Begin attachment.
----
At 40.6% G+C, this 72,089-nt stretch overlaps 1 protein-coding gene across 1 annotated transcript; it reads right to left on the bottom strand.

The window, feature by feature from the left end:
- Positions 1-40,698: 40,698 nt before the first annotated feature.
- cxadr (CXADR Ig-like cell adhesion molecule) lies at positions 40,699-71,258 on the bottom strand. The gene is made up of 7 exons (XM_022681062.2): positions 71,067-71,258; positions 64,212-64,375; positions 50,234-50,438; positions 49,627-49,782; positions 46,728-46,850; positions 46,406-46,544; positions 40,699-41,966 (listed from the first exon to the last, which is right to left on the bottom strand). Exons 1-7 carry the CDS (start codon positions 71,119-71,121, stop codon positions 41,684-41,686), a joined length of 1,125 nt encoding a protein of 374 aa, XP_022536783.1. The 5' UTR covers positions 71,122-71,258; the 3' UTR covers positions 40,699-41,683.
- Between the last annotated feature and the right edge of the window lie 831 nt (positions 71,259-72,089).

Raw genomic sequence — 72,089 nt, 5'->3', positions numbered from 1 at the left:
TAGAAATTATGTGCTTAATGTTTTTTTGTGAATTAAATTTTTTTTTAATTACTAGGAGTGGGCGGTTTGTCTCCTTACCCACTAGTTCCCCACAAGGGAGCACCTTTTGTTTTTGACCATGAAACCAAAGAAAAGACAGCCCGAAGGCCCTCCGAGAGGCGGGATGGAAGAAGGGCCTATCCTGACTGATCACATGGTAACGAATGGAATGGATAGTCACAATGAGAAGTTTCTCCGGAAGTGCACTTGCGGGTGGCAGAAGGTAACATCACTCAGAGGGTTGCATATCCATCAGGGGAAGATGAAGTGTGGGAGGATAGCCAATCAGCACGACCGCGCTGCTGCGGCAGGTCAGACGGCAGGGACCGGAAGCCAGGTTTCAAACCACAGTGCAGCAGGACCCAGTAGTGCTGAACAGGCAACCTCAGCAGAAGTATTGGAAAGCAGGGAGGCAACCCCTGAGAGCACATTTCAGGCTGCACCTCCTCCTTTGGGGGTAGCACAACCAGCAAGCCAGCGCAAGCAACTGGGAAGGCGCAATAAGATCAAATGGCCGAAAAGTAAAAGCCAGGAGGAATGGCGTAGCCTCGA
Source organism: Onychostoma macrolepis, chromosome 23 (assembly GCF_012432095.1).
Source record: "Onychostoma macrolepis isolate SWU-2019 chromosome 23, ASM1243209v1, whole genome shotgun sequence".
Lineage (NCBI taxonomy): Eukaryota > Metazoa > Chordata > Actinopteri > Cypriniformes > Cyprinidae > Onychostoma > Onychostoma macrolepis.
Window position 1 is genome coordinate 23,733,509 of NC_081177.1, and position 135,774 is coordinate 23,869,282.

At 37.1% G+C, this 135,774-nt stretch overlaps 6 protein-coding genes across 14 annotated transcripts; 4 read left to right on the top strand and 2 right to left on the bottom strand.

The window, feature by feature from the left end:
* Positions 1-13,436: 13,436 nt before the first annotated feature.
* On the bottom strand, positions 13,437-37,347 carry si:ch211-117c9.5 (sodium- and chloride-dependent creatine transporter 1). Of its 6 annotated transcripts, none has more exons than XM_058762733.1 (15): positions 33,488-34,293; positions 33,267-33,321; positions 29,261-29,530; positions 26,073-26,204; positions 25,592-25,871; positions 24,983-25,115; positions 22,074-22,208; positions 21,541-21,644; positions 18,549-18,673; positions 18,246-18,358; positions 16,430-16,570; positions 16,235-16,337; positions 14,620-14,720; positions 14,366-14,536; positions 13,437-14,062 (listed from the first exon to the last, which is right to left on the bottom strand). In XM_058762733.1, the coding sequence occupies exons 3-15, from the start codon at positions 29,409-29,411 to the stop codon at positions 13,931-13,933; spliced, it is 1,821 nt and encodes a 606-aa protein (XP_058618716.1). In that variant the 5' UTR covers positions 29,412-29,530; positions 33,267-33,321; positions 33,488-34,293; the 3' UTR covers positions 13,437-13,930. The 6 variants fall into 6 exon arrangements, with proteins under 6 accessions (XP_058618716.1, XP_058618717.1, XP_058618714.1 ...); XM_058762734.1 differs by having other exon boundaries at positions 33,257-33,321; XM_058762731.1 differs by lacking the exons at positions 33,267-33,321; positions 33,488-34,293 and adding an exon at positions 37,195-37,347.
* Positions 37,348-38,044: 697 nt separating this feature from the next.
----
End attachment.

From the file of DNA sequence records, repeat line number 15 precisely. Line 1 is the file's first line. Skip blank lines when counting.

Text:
* On the bottom strand, positions 13,437-37,347 carry si:ch211-117c9.5 (sodium- and chloride-dependent creatine transporter 1). Of its 6 annotated transcripts, none has more exons than XM_058762733.1 (15): positions 33,488-34,293; positions 33,267-33,321; positions 29,261-29,530; positions 26,073-26,204; positions 25,592-25,871; positions 24,983-25,115; positions 22,074-22,208; positions 21,541-21,644; positions 18,549-18,673; positions 18,246-18,358; positions 16,430-16,570; positions 16,235-16,337; positions 14,620-14,720; positions 14,366-14,536; positions 13,437-14,062 (listed from the first exon to the last, which is right to left on the bottom strand). In XM_058762733.1, the coding sequence occupies exons 3-15, from the start codon at positions 29,409-29,411 to the stop codon at positions 13,931-13,933; spliced, it is 1,821 nt and encodes a 606-aa protein (XP_058618716.1). In that variant the 5' UTR covers positions 29,412-29,530; positions 33,267-33,321; positions 33,488-34,293; the 3' UTR covers positions 13,437-13,930. The 6 variants fall into 6 exon arrangements, with proteins under 6 accessions (XP_058618716.1, XP_058618717.1, XP_058618714.1 ...); XM_058762734.1 differs by having other exon boundaries at positions 33,257-33,321; XM_058762731.1 differs by lacking the exons at positions 33,267-33,321; positions 33,488-34,293 and adding an exon at positions 37,195-37,347.